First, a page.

Title: The Girl in the Steel Corset
Series: The Steampunk Chronicles #1
Author: Kady Cross
Publisher: Harlequin Teen
Available: Barnes and Noble
From the Publisher: In 1897 England, sixteen-year-old Finley Jayne has no one…except the "thing" inside her.
When a young lord tries to take advantage of Finley, she fights back. And wins. But no normal Victorian girl has a darker side that makes her capable of knocking out a full-grown man with one punch….
Only Griffin King sees the magical darkness inside her that says she's special, says she's one of them. The orphaned duke takes her in from the gaslit streets against the wishes of his band of misfits: Emily, who has her own special abilities and an unrequited love for Sam, who is part robot; and Jasper, an American cowboy with a shadowy secret.
Griffin's investigating a criminal called The Machinist, the mastermind behind several recent crimes by automatons. Finley thinks she can help—and finally be a part of something, finally fit in.
But The Machinist wants to tear Griff's little company of strays apart, and it isn't long before trust is tested on all sides. At least Finley knows whose side she's on—even if it seems no one believes her.
People have been talking about this book for ages. So I finally decided to jump on the bandwagon and read it.
I started with the prequel novella The Strange Case of Finley Jayne – and to be honest, I fell in love with Finley within the first few pages. And the expectations for the series were set – very very high.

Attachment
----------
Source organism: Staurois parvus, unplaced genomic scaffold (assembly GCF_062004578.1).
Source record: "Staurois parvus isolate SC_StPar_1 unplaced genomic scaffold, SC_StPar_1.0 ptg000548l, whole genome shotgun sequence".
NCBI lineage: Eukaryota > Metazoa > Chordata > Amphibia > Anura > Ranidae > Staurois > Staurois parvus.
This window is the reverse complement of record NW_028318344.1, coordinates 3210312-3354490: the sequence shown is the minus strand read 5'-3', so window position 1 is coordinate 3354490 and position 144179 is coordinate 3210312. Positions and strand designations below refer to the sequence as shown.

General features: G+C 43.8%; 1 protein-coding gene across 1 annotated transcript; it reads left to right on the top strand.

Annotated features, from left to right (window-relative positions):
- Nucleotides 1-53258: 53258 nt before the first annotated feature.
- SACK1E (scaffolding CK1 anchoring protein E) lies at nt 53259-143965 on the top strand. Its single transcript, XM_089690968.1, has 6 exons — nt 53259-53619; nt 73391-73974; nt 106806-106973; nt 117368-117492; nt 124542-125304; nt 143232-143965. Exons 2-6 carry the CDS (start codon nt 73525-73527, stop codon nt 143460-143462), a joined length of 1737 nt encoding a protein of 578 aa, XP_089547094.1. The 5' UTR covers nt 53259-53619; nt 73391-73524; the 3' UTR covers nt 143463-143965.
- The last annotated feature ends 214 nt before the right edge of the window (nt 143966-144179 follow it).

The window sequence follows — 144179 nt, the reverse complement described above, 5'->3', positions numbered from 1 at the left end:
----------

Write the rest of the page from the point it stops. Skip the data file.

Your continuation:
Once I started reading The Girl in the Steel Corset, I enjoyed it. But the more I read, the more I disliked it. Dislike is not the right word – the book is fine. The book is even good. But the book is so… common.
Love triangles. There are two. And Finley (who is one of them) was sarcastic about the second one. *headdesk*
Finley’s character was completely different in the book than it was in the novella. I loved her in the novella. But she annoyed the ever lovin’ snot out of me in the book. In the novella, she was (mostly) confident. She didn’t know why she was the way that she was, but she stood up for good. In the book she had to grow into that part of her – which doesn’t make sense since the novella came first chronologically. And really, she never quite made it to where she was in the novella. She was far too unsure of herself.
Griff made me smile, but he had no depth. He is the carbon copy of every “Prince Charming” character in the world.
Sam made me want to punch a baby in the throat. How stupid can you be?
Emily was the only redeeming character in the whole book. Even then, she’s pretty much the spitting image of Kaylee from Firefly (beautiful girl who is awesome at tinkering with machines).
And the constant descriptions of the clothes were really annoying. Yes, it’s a steampunk setting. I GET IT. You don’t have to remind me every 5 pages.
Overall, it was a nice read. But I’m not jumping up and down to read the sequel.